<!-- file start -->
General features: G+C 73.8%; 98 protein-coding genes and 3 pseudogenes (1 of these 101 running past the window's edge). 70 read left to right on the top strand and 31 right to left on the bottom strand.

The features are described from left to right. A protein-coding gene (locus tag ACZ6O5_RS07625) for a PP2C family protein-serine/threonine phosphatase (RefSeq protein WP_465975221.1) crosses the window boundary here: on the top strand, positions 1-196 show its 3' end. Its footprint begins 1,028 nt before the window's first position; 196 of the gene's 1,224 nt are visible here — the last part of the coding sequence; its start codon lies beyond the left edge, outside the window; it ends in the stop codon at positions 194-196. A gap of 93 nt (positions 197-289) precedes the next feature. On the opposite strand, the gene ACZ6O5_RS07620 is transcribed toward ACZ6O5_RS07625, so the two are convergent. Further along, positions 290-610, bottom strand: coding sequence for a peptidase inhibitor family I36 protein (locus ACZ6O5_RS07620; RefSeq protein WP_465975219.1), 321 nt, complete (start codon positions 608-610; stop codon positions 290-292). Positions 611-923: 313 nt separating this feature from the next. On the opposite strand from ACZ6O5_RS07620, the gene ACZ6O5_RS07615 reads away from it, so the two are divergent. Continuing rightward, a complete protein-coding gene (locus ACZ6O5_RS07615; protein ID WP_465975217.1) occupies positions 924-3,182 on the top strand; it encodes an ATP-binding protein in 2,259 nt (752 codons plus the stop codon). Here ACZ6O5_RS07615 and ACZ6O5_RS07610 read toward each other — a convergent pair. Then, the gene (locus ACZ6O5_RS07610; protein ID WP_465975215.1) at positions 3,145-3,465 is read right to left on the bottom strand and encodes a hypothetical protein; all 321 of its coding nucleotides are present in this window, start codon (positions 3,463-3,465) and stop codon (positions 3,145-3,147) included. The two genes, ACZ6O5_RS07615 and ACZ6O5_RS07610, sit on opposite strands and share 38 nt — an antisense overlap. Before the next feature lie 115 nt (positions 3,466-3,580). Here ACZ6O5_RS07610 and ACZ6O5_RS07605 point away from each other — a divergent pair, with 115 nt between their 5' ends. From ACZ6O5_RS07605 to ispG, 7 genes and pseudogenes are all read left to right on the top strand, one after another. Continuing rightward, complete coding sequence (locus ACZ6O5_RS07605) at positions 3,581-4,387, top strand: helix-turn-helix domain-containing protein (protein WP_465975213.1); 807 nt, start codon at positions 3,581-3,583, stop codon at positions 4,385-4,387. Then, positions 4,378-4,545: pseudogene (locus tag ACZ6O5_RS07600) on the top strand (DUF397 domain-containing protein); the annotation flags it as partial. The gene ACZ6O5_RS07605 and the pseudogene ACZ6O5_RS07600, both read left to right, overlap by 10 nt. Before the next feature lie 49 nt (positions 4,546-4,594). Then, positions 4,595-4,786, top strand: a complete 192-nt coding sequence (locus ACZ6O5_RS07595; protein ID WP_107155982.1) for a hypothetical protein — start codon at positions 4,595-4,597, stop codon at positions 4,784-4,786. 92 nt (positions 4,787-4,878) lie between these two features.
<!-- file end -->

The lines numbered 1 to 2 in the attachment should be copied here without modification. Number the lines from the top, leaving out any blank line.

General features: G+C 73.8%; 98 protein-coding genes and 3 pseudogenes (1 of these 101 running past the window's edge). 70 read left to right on the top strand and 31 right to left on the bottom strand.

The features are described from left to right. A protein-coding gene (locus tag ACZ6O5_RS07625) for a PP2C family protein-serine/threonine phosphatase (RefSeq protein WP_465975221.1) crosses the window boundary here: on the top strand, positions 1-196 show its 3' end. Its footprint begins 1,028 nt before the window's first position; 196 of the gene's 1,224 nt are visible here — the last part of the coding sequence; its start codon lies beyond the left edge, outside the window; it ends in the stop codon at positions 194-196. A gap of 93 nt (positions 197-289) precedes the next feature. On the opposite strand, the gene ACZ6O5_RS07620 is transcribed toward ACZ6O5_RS07625, so the two are convergent. Further along, positions 290-610, bottom strand: coding sequence for a peptidase inhibitor family I36 protein (locus ACZ6O5_RS07620; RefSeq protein WP_465975219.1), 321 nt, complete (start codon positions 608-610; stop codon positions 290-292). Positions 611-923: 313 nt separating this feature from the next. On the opposite strand from ACZ6O5_RS07620, the gene ACZ6O5_RS07615 reads away from it, so the two are divergent. Continuing rightward, a complete protein-coding gene (locus ACZ6O5_RS07615; protein ID WP_465975217.1) occupies positions 924-3,182 on the top strand; it encodes an ATP-binding protein in 2,259 nt (752 codons plus the stop codon). Here ACZ6O5_RS07615 and ACZ6O5_RS07610 read toward each other — a convergent pair. Then, the gene (locus ACZ6O5_RS07610; protein ID WP_465975215.1) at positions 3,145-3,465 is read right to left on the bottom strand and encodes a hypothetical protein; all 321 of its coding nucleotides are present in this window, start codon (positions 3,463-3,465) and stop codon (positions 3,145-3,147) included. The two genes, ACZ6O5_RS07615 and ACZ6O5_RS07610, sit on opposite strands and share 38 nt — an antisense overlap. Before the next feature lie 115 nt (positions 3,466-3,580). Here ACZ6O5_RS07610 and ACZ6O5_RS07605 point away from each other — a divergent pair, with 115 nt between their 5' ends. From ACZ6O5_RS07605 to ispG, 7 genes and pseudogenes are all read left to right on the top strand, one after another. Continuing rightward, complete coding sequence (locus ACZ6O5_RS07605) at positions 3,581-4,387, top strand: helix-turn-helix domain-containing protein (protein WP_465975213.1); 807 nt, start codon at positions 3,581-3,583, stop codon at positions 4,385-4,387. Then, positions 4,378-4,545: pseudogene (locus tag ACZ6O5_RS07600) on the top strand (DUF397 domain-containing protein); the annotation flags it as partial. The gene ACZ6O5_RS07605 and the pseudogene ACZ6O5_RS07600, both read left to right, overlap by 10 nt. Before the next feature lie 49 nt (positions 4,546-4,594). Then, positions 4,595-4,786, top strand: a complete 192-nt coding sequence (locus ACZ6O5_RS07595; protein ID WP_107155982.1) for a hypothetical protein — start codon at positions 4,595-4,597, stop codon at positions 4,784-4,786. 92 nt (positions 4,787-4,878) lie between these two features.